CBO’s Long-Term Budget Outlook Forecasts Debt In Uncharted Territory

The Congressional Budget Office (CBO) released its Long-Term Budget Outlook today, which shows debt rising to 185 percent of GDP by 2052 under CBO’s current baseline. Also today, the Federal Reserve announced a 75-basis-point increase in interest rates and signaled further interest rate hikes in the future to help keep inflation under control.

You can read more about the Long-Term Budget Outlook in our summary of the report. We will provide further analysis later today.

The following is a statement from Maya MacGuineas, president of the Committee for a Responsible Federal Budget:

Inflation is surging, interest rates are rising, and debt is growing unsustainably. It is well past time for policymakers to work together to get our fiscal house in order.

Even under CBO’s outdated economic assumptions and current law policy assumptions, debt will hit a new record in 2031 and rise to an unprecedented 185 percent of GDP in 30 years. We’re entering uncharted territory.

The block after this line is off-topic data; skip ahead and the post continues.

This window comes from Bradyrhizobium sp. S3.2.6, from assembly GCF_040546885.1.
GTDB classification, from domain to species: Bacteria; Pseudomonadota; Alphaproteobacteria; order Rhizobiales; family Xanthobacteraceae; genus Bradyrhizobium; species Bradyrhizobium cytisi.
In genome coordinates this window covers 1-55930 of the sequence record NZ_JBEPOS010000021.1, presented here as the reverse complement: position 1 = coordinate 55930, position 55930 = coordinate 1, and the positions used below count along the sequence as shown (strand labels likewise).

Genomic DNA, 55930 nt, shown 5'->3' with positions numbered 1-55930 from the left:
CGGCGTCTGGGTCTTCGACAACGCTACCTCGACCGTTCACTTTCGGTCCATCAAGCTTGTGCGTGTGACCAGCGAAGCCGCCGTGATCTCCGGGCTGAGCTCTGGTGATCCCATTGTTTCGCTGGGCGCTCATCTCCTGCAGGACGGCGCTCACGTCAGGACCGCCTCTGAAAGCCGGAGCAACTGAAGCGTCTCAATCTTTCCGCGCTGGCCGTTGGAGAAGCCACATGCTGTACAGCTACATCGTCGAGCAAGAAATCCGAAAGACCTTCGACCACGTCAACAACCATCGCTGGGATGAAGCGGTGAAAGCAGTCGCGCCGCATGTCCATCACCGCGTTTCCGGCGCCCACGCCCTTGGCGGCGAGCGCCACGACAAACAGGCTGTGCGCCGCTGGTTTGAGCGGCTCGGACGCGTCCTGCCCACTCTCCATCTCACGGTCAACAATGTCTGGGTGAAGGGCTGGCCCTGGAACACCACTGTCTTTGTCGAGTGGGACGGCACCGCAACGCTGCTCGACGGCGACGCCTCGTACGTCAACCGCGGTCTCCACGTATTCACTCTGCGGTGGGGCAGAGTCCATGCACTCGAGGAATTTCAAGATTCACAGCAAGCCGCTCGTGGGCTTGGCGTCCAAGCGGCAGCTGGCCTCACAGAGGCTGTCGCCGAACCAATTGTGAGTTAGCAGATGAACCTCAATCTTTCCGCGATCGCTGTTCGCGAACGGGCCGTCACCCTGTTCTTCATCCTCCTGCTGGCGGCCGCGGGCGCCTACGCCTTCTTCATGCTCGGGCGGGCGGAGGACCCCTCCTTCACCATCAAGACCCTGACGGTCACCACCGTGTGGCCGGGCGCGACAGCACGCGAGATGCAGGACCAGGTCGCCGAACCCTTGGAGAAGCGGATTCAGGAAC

Rising interest rates are fanning the flames of this already dangerous situation. Assuming relatively low rates, interest will hit a record 3.3 percent of GDP by 2032 and more than double that record by 2052. By 2049, interest will be the single largest federal government expenditure, and in combination with health and retirement spending it will make up nearly three-quarters of the budget by 2052.

If interest rates follow CBO’s higher interest rate path, debt would reach 235 percent of GDP. And if policy followed CBO’s costly alternative scenario, debt would increase to 262 percent of GDP by 2052. All this is a reminder to those who argued we should amp up our borrowing in years past because rates would always remain low that this was a dangerous bet with real consequences.

Today’s outlook is all the more reason we need a deficit-reducing reconciliation package focused on generating budgetary savings and controlling inflation. We need to take action today, before debt and interest costs spiral out of control.


For more information, please contact Kim McIntyre, Director of Media Relations, at mcintyre@crfb.org